Original URL path: http://www.lpi.usra.edu/exploration/HadeanEarth/ (2016-02-15)
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  • Flyover of Meteor Crater
    in diameter with a rim that rises up to 60 meters 196 feet above the surrounding landscape and a crater floor that falls to a depth of 180 meters 590 feet The upper crater walls have average slopes of 40 to 50 degrees although they also include vertical to near vertical cliffs The rock ejected from the crater forms a debris blanket that slopes away from the crater rim out

    Original URL path: http://www.lpi.usra.edu/publications/books/barringer_crater_guidebook/flyover/ (2016-02-15)
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  • Science
    create subsurface environments that are suitable crucibles for pre biotic reactions and possible habitats for any life that develops The impacting objects and interplanetary dust that accompanies them can deliver important biogenic components like water carbon nitrogen sulfur and phosphorus The impacting objects may also be the source of important siderophile iron loving element addition The Apollo Legacy While it is generally recognized that the impact cratering rate was more intense early in solar system history it is not clear how that rate evolved Some investigators have suggested there was a smooth decline with time while others have suggested there were one or more episodes of particularly intense activity superimposed on a background decline in the impact rate The Apollo and Luna missions provided the first opportunities to investigate this issue Argon argon isotopic analyses of Apollo and Luna samples suggested three to possibly six of the impact basins on the nearside of the Moon had been produced between 3 88 and 4 05 billion years ago Additional analyses of Apollo samples indicated the U Pb and Rb Sr systems had been disturbed nearly uniformly at 3 9 billion years ago which was attributed to metamorphism of the entire lunar crust by a large number of asteroid and or cometary collisions in a brief pulse of time 200 million years long in what was termed the lunar cataclysm A growing number of 3 9 billion year old impact melt ages from the Apollo and Luna collections seemed to confirm the pattern It was suggested that the decline in the impact rate was not smooth but punctuated by at least one large influx of material The hypothesis of an intense period of bombardment 3 9 4 0 billion years ago is still controversial however There are currently several models under consideration Some investigators have argued for a lunar cataclysm 3 9 4 0 Ga and a relatively low impact rate between 4 4 and 4 0 billion years ago lower curve in Figure 2 They also argued that the duration of the cataclysm may have been as short as 10 20 million years long Others have argued that the time span of the bombardment may have been longer and or that the impact rate prior to 3 9 4 0 billion years ago was relatively high upper two curves in Figure 2 In all cases it is generally agreed that there was a significant decrease in the lunar cratering rate after 3 8 billion years ago when the last basin forming impact occurred Some investigators have suggested that sampling issues particularly on the Moon cloud our ability to resolve the impact cratering record prior to 3 9 billion years ago and do not accept the notion of a cataclysm on the Moon asteroids or any other body in the solar system There are also interesting discrepancies in existing data While Apollo samples suggest a relatively abrupt decline in the impact cratering rate 3 85 billion years ago lunar meteorite data and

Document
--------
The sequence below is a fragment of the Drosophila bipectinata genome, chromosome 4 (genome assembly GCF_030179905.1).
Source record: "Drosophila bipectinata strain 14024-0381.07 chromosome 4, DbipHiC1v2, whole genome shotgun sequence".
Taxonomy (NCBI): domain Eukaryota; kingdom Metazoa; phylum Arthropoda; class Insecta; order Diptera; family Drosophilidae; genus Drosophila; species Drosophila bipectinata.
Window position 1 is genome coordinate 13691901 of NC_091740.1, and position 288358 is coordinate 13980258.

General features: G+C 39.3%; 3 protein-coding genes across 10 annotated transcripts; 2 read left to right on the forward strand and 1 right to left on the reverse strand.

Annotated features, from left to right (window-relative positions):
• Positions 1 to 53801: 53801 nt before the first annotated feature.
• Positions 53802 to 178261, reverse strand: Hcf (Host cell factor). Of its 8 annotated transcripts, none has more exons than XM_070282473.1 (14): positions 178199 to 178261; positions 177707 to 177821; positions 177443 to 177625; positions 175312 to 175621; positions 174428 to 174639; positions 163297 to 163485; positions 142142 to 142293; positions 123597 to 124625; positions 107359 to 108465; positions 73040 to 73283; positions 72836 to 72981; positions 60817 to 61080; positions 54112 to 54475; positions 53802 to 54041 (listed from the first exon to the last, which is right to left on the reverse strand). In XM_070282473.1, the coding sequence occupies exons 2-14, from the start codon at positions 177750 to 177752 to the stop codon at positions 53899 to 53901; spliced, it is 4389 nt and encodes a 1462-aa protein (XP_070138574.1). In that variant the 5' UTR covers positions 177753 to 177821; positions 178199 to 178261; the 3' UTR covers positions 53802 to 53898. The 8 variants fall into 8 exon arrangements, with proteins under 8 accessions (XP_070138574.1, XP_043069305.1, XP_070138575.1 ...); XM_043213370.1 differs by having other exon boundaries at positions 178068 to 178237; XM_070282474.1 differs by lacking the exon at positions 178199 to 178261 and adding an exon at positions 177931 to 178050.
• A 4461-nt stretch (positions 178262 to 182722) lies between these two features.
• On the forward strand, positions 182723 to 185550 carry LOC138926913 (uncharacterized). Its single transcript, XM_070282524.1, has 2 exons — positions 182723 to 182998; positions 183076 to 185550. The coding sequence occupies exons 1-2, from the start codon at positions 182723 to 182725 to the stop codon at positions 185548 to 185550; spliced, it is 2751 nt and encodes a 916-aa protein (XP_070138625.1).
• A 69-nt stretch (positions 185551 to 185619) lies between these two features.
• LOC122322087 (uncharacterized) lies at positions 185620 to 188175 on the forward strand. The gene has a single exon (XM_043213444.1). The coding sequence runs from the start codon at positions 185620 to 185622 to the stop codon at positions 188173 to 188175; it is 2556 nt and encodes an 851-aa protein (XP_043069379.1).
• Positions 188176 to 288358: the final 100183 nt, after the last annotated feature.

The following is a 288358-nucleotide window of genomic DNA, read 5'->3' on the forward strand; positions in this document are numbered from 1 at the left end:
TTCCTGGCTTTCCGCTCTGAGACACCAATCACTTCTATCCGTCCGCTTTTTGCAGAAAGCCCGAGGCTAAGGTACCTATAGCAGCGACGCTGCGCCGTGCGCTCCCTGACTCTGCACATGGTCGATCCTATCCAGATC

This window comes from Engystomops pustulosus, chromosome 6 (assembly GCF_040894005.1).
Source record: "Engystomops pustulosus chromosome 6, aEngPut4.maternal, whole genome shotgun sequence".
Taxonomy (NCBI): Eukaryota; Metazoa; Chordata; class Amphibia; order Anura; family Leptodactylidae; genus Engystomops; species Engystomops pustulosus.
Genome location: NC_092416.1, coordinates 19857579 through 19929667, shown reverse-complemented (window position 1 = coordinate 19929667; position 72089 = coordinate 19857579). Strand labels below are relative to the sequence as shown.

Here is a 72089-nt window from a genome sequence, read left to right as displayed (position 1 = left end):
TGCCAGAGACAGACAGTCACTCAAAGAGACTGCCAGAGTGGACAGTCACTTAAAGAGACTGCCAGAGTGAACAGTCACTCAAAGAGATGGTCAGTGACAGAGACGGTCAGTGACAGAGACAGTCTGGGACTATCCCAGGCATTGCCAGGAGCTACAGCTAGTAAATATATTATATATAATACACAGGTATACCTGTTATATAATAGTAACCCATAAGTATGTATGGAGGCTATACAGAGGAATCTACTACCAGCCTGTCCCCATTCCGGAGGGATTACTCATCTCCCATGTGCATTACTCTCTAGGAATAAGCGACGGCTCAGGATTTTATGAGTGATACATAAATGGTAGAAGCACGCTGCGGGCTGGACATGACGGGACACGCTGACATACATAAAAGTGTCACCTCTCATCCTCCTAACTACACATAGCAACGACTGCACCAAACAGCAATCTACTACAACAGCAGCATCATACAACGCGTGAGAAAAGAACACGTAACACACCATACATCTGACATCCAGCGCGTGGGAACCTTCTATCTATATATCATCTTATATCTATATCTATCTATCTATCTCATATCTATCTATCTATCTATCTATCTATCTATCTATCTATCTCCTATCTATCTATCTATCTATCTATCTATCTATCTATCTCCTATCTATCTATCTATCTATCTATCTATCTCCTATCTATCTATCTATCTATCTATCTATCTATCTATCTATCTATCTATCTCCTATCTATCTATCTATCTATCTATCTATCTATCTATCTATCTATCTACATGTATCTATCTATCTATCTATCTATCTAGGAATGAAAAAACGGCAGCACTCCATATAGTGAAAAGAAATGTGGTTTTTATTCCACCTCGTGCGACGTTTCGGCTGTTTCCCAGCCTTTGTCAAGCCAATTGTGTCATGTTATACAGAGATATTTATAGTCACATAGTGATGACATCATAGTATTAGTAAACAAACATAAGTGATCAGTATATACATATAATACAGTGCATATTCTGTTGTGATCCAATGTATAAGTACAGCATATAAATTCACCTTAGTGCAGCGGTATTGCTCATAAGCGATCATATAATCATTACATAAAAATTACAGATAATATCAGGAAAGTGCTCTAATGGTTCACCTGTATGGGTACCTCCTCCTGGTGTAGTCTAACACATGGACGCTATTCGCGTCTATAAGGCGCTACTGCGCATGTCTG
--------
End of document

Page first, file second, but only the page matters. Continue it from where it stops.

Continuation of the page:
Original URL path: http://www.lpi.usra.edu/exploration/science/ (2016-02-15)
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  • Exploration
    Mission Concepts NASA is developing new launch and crew carrying capability with the Space Launch System SLS and Orion crew vehicle Those assets will initially be used to conduct missions in cis lunar space while the capabilities to conduct missions farther afield are developed NASA is also working with other space agencies to develop a coordinated plan of exploration called the Global Exploration Roadmap GER In the 2013 edition of the roadmap five human exploration missions are planned for the lunar vicinity between 2021 and 2028 the latter being a mission that takes humans to the lunar surface That roadmap also includes at least one mission to a near Earth asteroid in a native heliocentric orbit or an orbit that has been robotically redirected into a lunar orbit The Center for Lunar Science and Exploration team has been helping NASA develop mission concepts for missions to both the Moon and a NEA The most mature concept involves a human assisted sample return mission to the lunar farside In this mission scenario astronauts on the Orion vehicle would be above the lunar farside in either a halo orbit around the Earth Moon L2 position or in a lunar distant retrograde orbit The astronauts would then help operate a rover on the lunar surface The rover would explore a high priority science target like the Schrödinger basin see Fig 7 below and collect samples for return to Earth After the rover collected the samples they would be transferred to a robotic ascent vehicle That ascent vehicle could either launch the samples directly back to Earth or into lunar orbit to be captured by the astronauts on Orion vehicle Figure 5 In this illustration NASA s Orion vehicle and ESA s Service Module are in orbit above the lunar farside where astronauts can simultaneously maintain communication with Earth and a robotic rover on the lunar surface Candidate sites for the rover to operate are Schr ouml dinger basin and the South Pole Aitken basin but this configuration can open exploration to the entire lunar farside which is a region of the Moon that is completely unexplored Illustration credit LPI David A Kring Lunar Landing Site Studies In 2007 the National Research Council published a report called The Scientific Context for Exploration of the Moon which provided NASA the scientific guidance it needed for an enhanced exploration program that would provide global access to the lunar surface through an integrated robotic and human mission architecture Over a five year period 2008 2012 eight summer study groups were organized by the Center for Lunar Science and Exploration to determine where on the surface those scientific objectives could be addressed Maps with those locations were compiled for each scientific goal This was a completely novel and objective way to identify the global distribution of future landing sites In the end when the maps for all of the goals are overlaid a series of scientifically rich landing sites emerge some of which had never been considered before